When will life be “normal” again?
Will it ever?
These are reasonable questions considering the impact that the pandemic has had on virtually everyone on the planet. Many have died, many more are sick, and millions are out of work or underemployed.
Broadly, the economy seems to be finding a footing here and there, even as markets wobble. Washington is wrapped up in the drama of a rapidly nearing Election Day, but for most Americans the reality of daily life is get up, try to work, try to keep your kids on task, care for relatives, neighbors and pets — and repeat, seemingly infinitely.
While most experts believe that a vaccine will appear early next year, they also believe that it will take time, months or years, for things to get back to normal. Whoever wins the office of president on Nov. 3 will have the same job as our current leaders: Get people back to work and school — safely.
Throw in massive fires in the West, more than a few destructive hurricanes and now a political battle royal and it’s hard to focus on how much is going right in our struggle to contain COVID-19: Vaccine progress aside, our understanding of the virus, its treatment and how to protect the most vulnerable among us has only improved since March.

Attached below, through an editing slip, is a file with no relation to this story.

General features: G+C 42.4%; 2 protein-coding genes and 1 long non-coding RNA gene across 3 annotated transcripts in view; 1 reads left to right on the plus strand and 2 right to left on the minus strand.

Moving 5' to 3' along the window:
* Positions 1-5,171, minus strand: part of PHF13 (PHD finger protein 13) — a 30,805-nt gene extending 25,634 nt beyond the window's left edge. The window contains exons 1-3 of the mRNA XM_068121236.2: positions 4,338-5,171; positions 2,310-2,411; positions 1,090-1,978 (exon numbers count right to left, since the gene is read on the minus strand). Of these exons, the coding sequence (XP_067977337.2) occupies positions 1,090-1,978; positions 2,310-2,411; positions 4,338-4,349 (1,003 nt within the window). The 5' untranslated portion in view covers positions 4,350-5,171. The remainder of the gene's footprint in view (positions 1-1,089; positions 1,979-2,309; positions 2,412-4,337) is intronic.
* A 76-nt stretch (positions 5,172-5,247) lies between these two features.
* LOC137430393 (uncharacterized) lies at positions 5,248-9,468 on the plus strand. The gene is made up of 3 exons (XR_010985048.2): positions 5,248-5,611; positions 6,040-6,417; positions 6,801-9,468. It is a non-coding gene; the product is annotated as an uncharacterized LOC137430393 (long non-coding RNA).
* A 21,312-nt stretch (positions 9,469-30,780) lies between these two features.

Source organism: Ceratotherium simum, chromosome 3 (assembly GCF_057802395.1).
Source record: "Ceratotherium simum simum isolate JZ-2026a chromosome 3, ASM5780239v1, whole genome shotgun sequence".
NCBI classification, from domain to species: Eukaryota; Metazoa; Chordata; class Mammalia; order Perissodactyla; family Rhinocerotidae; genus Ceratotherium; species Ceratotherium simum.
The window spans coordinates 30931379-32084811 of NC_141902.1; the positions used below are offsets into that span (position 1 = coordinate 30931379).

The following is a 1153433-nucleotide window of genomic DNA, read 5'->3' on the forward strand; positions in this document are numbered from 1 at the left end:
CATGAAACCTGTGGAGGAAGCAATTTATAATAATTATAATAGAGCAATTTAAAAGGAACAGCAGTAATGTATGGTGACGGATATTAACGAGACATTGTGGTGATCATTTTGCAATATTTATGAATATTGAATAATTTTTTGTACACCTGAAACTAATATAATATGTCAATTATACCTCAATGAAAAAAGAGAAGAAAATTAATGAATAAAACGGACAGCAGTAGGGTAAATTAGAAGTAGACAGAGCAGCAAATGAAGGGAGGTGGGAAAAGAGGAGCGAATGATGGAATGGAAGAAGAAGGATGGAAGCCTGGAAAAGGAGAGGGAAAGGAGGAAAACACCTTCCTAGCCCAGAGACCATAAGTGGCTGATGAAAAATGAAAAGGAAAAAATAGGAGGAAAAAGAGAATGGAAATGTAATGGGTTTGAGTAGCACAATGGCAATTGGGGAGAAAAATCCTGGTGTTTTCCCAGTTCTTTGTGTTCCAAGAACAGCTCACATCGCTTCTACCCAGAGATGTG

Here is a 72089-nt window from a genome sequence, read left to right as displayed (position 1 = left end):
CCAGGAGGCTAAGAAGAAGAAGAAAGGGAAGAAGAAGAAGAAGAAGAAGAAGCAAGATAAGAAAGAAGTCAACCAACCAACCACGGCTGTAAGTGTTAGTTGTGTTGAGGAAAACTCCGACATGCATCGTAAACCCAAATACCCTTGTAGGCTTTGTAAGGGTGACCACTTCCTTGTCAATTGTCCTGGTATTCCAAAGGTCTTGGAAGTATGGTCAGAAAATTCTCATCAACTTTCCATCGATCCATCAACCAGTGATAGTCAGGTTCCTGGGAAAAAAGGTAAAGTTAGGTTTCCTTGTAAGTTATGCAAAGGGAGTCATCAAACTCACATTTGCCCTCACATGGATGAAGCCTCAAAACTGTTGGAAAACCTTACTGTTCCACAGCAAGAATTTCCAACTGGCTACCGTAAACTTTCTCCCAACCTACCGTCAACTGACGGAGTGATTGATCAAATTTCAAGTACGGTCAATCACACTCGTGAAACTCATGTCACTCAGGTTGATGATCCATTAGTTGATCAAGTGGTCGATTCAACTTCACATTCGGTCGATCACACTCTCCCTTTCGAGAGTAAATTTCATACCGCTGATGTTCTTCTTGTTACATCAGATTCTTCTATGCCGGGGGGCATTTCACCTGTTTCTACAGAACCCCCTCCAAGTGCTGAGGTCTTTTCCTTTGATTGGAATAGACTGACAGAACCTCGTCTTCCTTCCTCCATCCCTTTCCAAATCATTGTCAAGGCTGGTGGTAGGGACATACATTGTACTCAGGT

What’s more, the Federal Reserve seems committed to keeping money cheap, likely for years to come. In that way, it’s reasonable to compare the pandemic to the 2008 housing crisis.
Both the housing crash and the pandemic were “surprise” events that at least a few saw coming quite clearly. Famously, some on Wall Street shorted the housing market well ahead of the eventual crash. Epidemiologists have written entire books about the risks of a future global pandemic.
It took a long time for us to fully recover from 2008. Yet the markets did recover, year by year, finally surpassing previous highs. The economy roared and unemployment fell sharply.
It seems our pandemic recovery will be similar. Barring some other black swan event in the meantime (aliens? an asteroid?) we will get the upper hand on the coronavirus. The economy will strengthen even more than it already has, and stocks will continue to climb.
In fact, the dizzying drop in stocks we saw start in mid-February was erased by mid-August, just six months later. Employment will recover. Schools will reopen. So will bars and restaurants and, yes, people will get on cruise ships and once again pack themselves into stadiums.
Long-term investors should remind themselves what “long term” means: Decades, not days, weeks or months. If you were comfortable with your investments in January, you shouldn’t be questioning those choices now.
If you weren’t, then a realistic review of your goals is always in order — pandemic or not.